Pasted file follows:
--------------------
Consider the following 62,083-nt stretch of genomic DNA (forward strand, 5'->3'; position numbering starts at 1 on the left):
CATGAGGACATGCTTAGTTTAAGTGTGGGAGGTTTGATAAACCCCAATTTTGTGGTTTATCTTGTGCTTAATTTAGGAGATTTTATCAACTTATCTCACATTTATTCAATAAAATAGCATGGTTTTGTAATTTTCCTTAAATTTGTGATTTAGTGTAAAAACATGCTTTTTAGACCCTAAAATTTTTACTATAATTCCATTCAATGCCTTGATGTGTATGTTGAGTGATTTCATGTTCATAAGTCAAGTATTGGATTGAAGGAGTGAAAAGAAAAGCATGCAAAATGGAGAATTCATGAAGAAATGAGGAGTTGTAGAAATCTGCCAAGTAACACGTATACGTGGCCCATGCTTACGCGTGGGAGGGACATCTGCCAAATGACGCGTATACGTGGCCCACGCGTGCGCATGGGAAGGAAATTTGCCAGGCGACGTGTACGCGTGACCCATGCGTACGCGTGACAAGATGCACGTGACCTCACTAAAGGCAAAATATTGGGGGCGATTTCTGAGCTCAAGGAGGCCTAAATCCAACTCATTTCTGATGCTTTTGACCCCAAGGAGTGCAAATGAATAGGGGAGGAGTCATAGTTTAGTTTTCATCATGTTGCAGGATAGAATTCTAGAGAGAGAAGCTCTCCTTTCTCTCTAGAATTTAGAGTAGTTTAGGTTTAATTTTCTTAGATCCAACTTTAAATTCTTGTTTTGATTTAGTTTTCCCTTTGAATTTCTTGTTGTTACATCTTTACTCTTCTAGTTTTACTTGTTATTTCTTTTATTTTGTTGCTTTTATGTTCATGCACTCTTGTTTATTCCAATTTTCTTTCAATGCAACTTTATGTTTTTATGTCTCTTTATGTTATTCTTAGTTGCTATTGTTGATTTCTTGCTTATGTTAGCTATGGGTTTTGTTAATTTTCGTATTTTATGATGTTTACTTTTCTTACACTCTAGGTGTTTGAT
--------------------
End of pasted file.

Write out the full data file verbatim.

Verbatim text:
Consider the following 62,083-nt stretch of genomic DNA (forward strand, 5'->3'; position numbering starts at 1 on the left):
CATGAGGACATGCTTAGTTTAAGTGTGGGAGGTTTGATAAACCCCAATTTTGTGGTTTATCTTGTGCTTAATTTAGGAGATTTTATCAACTTATCTCACATTTATTCAATAAAATAGCATGGTTTTGTAATTTTCCTTAAATTTGTGATTTAGTGTAAAAACATGCTTTTTAGACCCTAAAATTTTTACTATAATTCCATTCAATGCCTTGATGTGTATGTTGAGTGATTTCATGTTCATAAGTCAAGTATTGGATTGAAGGAGTGAAAAGAAAAGCATGCAAAATGGAGAATTCATGAAGAAATGAGGAGTTGTAGAAATCTGCCAAGTAACACGTATACGTGGCCCATGCTTACGCGTGGGAGGGACATCTGCCAAATGACGCGTATACGTGGCCCACGCGTGCGCATGGGAAGGAAATTTGCCAGGCGACGTGTACGCGTGACCCATGCGTACGCGTGACAAGATGCACGTGACCTCACTAAAGGCAAAATATTGGGGGCGATTTCTGAGCTCAAGGAGGCCTAAATCCAACTCATTTCTGATGCTTTTGACCCCAAGGAGTGCAAATGAATAGGGGAGGAGTCATAGTTTAGTTTTCATCATGTTGCAGGATAGAATTCTAGAGAGAGAAGCTCTCCTTTCTCTCTAGAATTTAGAGTAGTTTAGGTTTAATTTTCTTAGATCCAACTTTAAATTCTTGTTTTGATTTAGTTTTCCCTTTGAATTTCTTGTTGTTACATCTTTACTCTTCTAGTTTTACTTGTTATTTCTTTTATTTTGTTGCTTTTATGTTCATGCACTCTTGTTTATTCCAATTTTCTTTCAATGCAACTTTATGTTTTTATGTCTCTTTATGTTATTCTTAGTTGCTATTGTTGATTTCTTGCTTATGTTAGCTATGGGTTTTGTTAATTTTCGTATTTTATGATGTTTACTTTTCTTACACTCTAGGTGTTTGAT